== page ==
Washington CNN  — 

U.S. troops who served alongside Sgt. Bowe Bergdahl on the day he disappeared told CNN that the emerging “whistleblower” defense being prepared for him makes no sense.

Bergdahl’s lawyer is making the case that Bergdahl left his post on foot to report his unit for troubling behavior, but his fellow troops say the platoon was already scheduled to drive back to their Forward Operating Base, or FOB, just hours after his disappearance.

READ: Army report says Bergdahl intended to walk to nearest base

“We were literally going back to the FOB Sharana the next day,” then-Sgt. Evan Buetow, Bergdahl’s team leader, told CNN. “If for whatever reason Bergdahl had complaints, he could have brought them to the attention of senior officers before our five-day mission, or easily could have waited a few more hours till we returned to the FOB.”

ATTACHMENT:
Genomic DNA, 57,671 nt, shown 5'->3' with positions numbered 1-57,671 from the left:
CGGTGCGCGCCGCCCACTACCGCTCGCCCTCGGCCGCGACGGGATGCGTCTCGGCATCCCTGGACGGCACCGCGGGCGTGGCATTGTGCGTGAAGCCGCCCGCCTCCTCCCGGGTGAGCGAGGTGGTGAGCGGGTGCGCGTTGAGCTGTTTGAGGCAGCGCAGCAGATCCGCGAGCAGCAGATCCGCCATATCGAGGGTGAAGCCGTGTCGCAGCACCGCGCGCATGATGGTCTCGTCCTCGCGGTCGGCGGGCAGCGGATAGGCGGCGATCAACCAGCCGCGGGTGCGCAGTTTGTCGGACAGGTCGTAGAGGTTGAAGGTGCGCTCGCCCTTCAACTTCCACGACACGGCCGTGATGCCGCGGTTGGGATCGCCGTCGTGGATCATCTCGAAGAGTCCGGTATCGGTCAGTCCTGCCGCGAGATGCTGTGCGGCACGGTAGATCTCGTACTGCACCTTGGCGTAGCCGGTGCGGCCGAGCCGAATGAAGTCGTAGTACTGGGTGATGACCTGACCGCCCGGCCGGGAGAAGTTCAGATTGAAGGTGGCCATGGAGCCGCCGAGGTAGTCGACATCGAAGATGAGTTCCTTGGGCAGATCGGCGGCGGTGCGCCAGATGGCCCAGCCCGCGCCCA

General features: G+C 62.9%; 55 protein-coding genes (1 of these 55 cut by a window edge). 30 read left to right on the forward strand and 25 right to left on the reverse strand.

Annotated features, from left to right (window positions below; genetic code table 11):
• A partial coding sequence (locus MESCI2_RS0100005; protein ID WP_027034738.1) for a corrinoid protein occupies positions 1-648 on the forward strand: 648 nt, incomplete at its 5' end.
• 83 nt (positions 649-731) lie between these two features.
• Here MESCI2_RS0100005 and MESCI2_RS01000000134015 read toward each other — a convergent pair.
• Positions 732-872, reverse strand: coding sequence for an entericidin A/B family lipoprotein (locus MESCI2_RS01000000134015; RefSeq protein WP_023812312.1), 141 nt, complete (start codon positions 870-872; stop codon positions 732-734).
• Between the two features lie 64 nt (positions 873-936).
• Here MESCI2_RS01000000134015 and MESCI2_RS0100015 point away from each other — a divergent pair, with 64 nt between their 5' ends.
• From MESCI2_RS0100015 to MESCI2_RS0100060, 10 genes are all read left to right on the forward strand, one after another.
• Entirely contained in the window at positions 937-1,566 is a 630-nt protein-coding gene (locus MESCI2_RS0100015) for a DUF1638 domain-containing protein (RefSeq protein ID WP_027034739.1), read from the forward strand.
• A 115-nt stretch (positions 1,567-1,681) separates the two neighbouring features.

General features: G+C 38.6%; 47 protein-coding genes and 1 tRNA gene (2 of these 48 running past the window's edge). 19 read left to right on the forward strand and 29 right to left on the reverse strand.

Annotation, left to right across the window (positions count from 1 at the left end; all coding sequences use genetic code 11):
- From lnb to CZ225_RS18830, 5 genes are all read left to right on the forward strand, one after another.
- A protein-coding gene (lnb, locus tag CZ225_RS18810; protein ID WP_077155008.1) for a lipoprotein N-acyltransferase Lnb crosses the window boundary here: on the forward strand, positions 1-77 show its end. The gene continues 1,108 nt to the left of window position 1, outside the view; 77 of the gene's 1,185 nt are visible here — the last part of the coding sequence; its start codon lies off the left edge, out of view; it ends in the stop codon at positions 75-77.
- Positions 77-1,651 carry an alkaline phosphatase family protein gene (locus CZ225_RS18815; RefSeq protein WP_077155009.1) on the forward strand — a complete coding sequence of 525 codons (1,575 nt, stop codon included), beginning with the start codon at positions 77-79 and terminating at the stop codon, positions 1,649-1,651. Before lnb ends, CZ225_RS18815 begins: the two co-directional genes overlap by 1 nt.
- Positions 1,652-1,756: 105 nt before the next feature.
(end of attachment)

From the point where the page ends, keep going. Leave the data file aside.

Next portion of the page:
Then-Specialist Josh Cornelison, the platoon medic, said the base was “a lengthy drive away from” Observation Post Mest, where Bergdahl was last seen by his fellow troops.

“And he wanted to walk back? Knowing full well how many times we’d been blown up on the way there and back? Everyone knew bad dudes were around and watching us move to and from OP Mest,” Cornelison said.

The U.S. Army has yet to make public the investigative report into Bergdahl’s disappearance, but on March 25 Bergdahl’s defense attorney, Eugene Fidell, released a letter sent to Gen. Mark Milley, the commanding general at U.S. Army Forces Command at Fort Bragg. Milley last Wednesday announced his ruling that Bergdahl would face a potential court martial for desertion and misbehavior before the enemy.

SEE: New Bergdahl letter outlines torture